Agenda. Unemployment and Inflation, Part 1. Unemployment and Inflation. Unemployment and Inflation. Unemployment and Inflation:

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1 Agenda Unemployment and Inflation, Part 1 : Is There a Trade-Off? Is there a trade-off between inflation and unemployment? In 1958, A.W. Phillips found a negative relationship between unemployment and nominal wage growth in Britain. The inverse relationship between inflation and the unemployment rate is called the Phillips Curve. π = -f(u) The Phillips Curve: In the 1950s and 1960s many nations seemed to have a negative relationship between inflation and the unemployment rate. The United States appeared to be on a Phillips curve in the 1960s

2 The U.S. Phillips curve in the 1960s The Phillips Curve: Both the position and slope of the Phillips curve are important: The position identifies the attainable goals. Slope identifies the trade-offs: A steep curve implies a big change in inflation for a small change in unemployment. A flat curve implies a small change in inflation for a big change in unemployment The Phillips Curve: The Phillips curve suggests that policymakers can choose the combination of unemployment and inflation they most desired. The Phillips curve: In the late 1960s, Milton Friedman and Edmund Phelps argued that the cyclical unemployment rate depends only on unanticipated inflation. The cyclical unemployment rate is the difference between the actual and natural unemployment rates, i.e., u u. Unanticipated inflation is the difference between the actual and expected inflation rates, i.e., π - π e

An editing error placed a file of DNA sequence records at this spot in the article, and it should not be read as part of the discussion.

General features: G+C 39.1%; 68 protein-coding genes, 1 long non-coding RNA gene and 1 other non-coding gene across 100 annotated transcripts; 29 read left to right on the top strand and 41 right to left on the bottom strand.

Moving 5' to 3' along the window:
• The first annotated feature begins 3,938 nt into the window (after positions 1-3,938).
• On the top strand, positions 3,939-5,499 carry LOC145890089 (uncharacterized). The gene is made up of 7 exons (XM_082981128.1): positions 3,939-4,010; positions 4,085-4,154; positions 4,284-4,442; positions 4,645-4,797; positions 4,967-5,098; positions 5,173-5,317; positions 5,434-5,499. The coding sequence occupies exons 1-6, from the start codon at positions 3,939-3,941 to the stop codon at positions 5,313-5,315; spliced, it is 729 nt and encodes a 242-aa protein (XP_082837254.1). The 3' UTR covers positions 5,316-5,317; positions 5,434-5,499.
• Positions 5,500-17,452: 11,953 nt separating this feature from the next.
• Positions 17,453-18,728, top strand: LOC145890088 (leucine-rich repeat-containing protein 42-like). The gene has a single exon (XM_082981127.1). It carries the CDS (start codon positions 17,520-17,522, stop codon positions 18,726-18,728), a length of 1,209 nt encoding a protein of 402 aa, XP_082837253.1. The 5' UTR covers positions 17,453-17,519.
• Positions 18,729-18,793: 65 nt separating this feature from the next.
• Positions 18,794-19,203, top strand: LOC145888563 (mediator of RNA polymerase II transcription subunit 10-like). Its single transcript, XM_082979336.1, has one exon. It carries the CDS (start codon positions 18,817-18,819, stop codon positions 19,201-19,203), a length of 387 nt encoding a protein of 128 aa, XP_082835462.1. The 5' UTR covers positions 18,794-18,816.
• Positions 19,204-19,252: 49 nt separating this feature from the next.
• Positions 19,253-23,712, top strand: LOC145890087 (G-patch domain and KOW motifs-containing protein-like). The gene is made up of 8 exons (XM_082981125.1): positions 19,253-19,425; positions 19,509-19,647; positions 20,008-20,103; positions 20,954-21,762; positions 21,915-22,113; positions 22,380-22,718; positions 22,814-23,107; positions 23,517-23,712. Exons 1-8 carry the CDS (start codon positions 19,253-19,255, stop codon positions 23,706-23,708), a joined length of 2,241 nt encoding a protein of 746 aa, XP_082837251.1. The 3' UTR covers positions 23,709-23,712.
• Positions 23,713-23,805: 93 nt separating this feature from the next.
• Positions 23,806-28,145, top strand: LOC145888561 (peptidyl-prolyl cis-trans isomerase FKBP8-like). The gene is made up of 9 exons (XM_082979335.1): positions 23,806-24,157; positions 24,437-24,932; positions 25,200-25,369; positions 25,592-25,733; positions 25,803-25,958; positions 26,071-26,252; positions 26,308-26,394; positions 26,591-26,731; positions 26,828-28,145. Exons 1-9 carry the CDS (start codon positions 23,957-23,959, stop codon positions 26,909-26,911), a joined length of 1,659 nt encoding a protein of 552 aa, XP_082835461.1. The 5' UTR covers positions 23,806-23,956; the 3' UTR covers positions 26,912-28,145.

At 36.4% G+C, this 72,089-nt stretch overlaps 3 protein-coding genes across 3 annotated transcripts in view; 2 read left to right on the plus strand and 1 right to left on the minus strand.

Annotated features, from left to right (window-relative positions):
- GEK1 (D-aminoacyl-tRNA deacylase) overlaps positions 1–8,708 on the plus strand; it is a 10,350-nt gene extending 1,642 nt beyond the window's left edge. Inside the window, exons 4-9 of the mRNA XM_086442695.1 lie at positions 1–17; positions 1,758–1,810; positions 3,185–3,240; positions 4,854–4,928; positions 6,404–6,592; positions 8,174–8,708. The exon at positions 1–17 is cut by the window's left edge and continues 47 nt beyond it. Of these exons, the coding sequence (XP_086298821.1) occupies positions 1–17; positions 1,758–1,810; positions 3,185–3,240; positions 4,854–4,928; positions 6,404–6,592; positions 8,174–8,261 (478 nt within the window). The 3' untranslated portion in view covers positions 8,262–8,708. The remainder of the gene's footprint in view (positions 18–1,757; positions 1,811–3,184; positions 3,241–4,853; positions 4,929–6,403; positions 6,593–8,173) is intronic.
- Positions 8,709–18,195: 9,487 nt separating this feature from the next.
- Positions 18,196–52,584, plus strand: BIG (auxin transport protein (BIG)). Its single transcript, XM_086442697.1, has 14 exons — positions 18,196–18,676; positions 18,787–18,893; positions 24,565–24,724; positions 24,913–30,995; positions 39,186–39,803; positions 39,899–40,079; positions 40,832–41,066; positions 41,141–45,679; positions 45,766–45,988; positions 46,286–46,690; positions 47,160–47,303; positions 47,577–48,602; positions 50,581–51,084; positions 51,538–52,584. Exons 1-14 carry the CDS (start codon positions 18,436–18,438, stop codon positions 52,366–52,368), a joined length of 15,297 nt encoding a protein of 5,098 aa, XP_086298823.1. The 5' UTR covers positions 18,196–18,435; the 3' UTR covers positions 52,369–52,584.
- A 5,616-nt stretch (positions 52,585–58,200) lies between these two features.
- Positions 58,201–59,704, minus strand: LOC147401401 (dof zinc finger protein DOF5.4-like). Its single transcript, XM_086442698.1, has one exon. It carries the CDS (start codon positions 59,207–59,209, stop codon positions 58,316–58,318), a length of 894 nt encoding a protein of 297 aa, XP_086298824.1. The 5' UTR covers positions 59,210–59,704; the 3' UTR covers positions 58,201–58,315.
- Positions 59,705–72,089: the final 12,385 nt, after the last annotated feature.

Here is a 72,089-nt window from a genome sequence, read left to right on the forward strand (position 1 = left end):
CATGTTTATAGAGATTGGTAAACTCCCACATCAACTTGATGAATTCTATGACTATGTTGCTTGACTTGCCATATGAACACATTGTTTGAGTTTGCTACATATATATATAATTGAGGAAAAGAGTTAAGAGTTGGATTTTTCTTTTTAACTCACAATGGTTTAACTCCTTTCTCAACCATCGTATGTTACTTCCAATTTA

3 The inverse relationship between the cyclical unemployment rate and unanticipated inflation hypothesized by Friedman and Phelps is called the expectations-augmented Phillips curve. π - π e = f( u u ) or π = π e f( u u ) Whenu = u, then π = π e. Whenu > u, then π < π e. Whenu < u, then π > π e. This suggests the relationship between inflation and the unemployment rate is NOT stable. In the 1970s, both inflation and unemployment rose, which is inconsistent with the Phillips Curve. The relationship between inflation and unemployment was quite unstable for the following three decades U.S. unemployment & inflation, But the expectations-augmented Phillips curve has been fairly stable since